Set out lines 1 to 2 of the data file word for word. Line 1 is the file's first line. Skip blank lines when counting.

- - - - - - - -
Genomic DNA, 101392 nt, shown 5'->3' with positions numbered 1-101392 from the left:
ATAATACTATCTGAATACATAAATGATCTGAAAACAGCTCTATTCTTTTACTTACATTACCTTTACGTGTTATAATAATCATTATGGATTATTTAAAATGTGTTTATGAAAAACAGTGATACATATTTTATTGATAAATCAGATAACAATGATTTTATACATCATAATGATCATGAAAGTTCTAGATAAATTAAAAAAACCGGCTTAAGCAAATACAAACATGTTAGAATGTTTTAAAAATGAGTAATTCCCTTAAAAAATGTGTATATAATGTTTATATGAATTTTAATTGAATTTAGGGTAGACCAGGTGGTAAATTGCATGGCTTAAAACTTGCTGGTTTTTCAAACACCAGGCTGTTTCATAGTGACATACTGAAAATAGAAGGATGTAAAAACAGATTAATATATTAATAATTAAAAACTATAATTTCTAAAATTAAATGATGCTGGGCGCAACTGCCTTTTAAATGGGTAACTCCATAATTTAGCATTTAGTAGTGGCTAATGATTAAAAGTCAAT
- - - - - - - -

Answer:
Genomic DNA, 101392 nt, shown 5'->3' with positions numbered 1-101392 from the left:
ATAATACTATCTGAATACATAAATGATCTGAAAACAGCTCTATTCTTTTACTTACATTACCTTTACGTGTTATAATAATCATTATGGATTATTTAAAATGTGTTTATGAAAAACAGTGATACATATTTTATTGATAAATCAGATAACAATGATTTTATACATCATAATGATCATGAAAGTTCTAGATAAATTAAAAAAACCGGCTTAAGCAAATACAAACATGTTAGAATGTTTTAAAAATGAGTAATTCCCTTAAAAAATGTGTATATAATGTTTATATGAATTTTAATTGAATTTAGGGTAGACCAGGTGGTAAATTGCATGGCTTAAAACTTGCTGGTTTTTCAAACACCAGGCTGTTTCATAGTGACATACTGAAAATAGAAGGATGTAAAAACAGATTAATATATTAATAATTAAAAACTATAATTTCTAAAATTAAATGATGCTGGGCGCAACTGCCTTTTAAATGGGTAACTCCATAATTTAGCATTTAGTAGTGGCTAATGATTAAAAGTCAAT